Keywords: Male infertility, semen parameters, sperm count
|How to cite this article:|
Ajayi AB, Ajayi VD, Oyetunji I, Biobaku O, Aikhuele H, Adedamilola A, Ayelehin I I, Afolabi BM. Are semen parameters worsening? Comparing semen parameters 10 years apart. Niger Med J 2017;58:72-5
|How to cite this URL:|
Ajayi AB, Ajayi VD, Oyetunji I, Biobaku O, Aikhuele H, Adedamilola A, Ayelehin I I, Afolabi BM. Are semen parameters worsening? Comparing semen parameters 10 years apart. Niger Med J [serial online] 2017 [cited 2020 Jan 26];58:72-5. Available from: http://www.nigeriamedj.com/text.asp?2017/58/2/72/219350
| Introduction|| |
Semen parameters, especially sperm count and motility, have been said to be diminishing over time with implications for fertility and infertility treatment. A decrease of about 2% per year in sperm count was reported in a study of 1350 Parisian sperm donors over the past 23 years with younger men having the poorest quality semen.
Infertility can be a distressing and frustrating problem for men and their partners. Male infertility is rising alarmingly. Regrettably in some parts of the world, particularly Sub-Saharan Africa, much of the blame of infertility is placed squarely on the female. However, the fact is that up to half of all cases of infertility may be related to male factor. A study carried out in 2012 by Jorgensen et al. showed that just one in four men had optimal semen quality. Worldwide, sperm counts are estimated to have dropped by 50% since the 1930s. Average sperm counts of 100 million, 75 million, and 50 million/ml were reported in 1950, 1970, and 1990, respectively. A 1992 meta-analysis of 61 studies on semen quality published over a 50-year period (1938–1991) involving almost 15,000 men from 23 different countries showed approximately 50% decline in sperm counts (113 × 106/ml - 66 × 106/ml).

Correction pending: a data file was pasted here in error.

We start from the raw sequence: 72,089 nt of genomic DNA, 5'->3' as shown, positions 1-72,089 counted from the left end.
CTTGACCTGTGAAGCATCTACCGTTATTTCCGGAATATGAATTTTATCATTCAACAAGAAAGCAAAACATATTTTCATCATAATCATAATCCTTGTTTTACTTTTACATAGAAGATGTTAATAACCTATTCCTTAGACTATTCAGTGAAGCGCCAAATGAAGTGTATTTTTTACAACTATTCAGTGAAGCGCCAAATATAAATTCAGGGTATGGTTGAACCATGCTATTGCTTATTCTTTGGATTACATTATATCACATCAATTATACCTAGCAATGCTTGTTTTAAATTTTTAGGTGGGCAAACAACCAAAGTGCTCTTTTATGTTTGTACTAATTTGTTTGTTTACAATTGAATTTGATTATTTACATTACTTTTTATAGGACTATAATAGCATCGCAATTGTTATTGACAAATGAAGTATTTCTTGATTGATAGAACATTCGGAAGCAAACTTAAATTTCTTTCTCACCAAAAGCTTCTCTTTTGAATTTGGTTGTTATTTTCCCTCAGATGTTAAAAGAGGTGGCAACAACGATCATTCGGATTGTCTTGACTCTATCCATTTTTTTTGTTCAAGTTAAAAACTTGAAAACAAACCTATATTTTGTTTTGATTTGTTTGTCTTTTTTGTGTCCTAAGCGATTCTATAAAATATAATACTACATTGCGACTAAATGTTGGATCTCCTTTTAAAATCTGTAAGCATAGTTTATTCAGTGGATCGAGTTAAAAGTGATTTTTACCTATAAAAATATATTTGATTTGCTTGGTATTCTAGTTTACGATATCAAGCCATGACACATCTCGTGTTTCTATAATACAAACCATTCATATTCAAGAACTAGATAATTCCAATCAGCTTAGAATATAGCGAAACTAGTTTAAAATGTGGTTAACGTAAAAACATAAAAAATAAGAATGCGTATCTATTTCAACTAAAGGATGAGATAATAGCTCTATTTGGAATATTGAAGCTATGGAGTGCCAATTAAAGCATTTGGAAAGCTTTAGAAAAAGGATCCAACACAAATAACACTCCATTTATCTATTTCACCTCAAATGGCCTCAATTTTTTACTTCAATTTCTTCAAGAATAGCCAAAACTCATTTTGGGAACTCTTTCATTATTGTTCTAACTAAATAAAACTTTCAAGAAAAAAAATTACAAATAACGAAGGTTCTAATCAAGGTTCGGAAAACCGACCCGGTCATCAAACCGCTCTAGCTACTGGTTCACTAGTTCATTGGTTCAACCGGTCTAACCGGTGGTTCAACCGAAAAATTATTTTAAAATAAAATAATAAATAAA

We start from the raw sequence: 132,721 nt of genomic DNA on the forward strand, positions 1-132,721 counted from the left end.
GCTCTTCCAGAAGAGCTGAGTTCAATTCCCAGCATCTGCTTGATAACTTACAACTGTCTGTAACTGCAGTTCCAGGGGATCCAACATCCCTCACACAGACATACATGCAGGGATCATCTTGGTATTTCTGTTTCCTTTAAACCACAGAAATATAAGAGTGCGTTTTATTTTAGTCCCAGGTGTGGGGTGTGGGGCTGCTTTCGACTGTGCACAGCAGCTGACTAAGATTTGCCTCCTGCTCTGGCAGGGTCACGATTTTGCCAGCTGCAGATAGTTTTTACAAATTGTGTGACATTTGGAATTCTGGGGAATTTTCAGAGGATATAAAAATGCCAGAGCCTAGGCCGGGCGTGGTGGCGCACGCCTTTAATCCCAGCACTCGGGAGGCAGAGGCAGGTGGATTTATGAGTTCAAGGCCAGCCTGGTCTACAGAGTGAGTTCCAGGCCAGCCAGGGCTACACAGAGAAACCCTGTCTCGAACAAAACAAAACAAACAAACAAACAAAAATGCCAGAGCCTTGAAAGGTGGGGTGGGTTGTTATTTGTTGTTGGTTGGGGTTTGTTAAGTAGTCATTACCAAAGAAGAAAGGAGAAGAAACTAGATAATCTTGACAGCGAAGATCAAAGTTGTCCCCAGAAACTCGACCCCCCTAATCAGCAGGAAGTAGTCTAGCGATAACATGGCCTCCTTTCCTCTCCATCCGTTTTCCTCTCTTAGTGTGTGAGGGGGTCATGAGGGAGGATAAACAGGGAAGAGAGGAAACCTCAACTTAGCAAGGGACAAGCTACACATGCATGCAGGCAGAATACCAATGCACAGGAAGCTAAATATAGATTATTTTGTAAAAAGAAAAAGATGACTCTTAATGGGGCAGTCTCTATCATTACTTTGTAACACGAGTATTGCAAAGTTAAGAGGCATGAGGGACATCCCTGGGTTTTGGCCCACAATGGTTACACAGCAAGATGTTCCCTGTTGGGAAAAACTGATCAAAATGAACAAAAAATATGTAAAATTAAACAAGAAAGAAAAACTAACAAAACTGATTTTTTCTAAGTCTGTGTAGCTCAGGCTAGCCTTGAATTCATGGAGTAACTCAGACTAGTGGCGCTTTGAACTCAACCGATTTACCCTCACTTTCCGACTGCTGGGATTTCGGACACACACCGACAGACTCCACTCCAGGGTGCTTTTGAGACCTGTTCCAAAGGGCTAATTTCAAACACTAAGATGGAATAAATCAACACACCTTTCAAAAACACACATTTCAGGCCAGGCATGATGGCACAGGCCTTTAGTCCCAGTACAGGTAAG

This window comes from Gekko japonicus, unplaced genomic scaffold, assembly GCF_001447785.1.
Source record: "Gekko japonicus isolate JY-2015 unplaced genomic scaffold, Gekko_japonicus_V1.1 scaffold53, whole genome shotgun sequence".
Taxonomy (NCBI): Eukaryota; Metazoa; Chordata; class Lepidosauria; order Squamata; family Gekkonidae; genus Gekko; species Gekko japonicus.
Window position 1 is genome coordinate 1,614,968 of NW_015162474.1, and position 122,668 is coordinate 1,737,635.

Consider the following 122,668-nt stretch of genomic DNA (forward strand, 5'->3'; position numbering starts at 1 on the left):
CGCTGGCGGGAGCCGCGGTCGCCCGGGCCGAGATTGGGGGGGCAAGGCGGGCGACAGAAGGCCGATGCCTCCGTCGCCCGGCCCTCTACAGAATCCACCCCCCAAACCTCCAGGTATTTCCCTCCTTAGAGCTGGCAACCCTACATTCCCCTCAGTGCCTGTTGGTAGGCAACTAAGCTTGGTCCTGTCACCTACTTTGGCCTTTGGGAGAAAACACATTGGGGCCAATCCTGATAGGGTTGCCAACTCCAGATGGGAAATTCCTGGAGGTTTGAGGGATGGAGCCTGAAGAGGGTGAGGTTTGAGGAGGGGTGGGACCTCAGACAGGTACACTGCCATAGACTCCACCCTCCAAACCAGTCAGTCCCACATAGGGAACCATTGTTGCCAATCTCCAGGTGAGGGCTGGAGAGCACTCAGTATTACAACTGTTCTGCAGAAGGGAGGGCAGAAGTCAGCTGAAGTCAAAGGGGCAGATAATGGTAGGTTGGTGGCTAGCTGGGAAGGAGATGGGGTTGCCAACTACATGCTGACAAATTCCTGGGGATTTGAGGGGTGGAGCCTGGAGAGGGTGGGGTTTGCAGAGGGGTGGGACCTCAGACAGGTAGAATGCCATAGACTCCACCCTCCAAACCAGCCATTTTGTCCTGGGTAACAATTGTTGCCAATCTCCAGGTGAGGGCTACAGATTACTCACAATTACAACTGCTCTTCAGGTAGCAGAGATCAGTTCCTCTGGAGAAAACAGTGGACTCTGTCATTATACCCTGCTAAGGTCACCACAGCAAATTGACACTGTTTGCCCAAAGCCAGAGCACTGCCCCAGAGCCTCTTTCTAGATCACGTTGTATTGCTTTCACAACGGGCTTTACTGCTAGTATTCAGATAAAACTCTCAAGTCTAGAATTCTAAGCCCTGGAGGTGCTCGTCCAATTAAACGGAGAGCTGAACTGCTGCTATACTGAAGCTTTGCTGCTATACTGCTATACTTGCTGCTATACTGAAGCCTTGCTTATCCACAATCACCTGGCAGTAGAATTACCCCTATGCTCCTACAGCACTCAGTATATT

In the 1940s, most young men routinely produced an average of 100 million sperm cells/ml of semen well above values needed for reliable, timely impregnation of their partners. Currently, many men have been observed to produce much less. This shows the magnitude of the problem of male infertility. Should we be bothered that there could be a sperm crisis? Are sons likely to be less fertile than their fathers?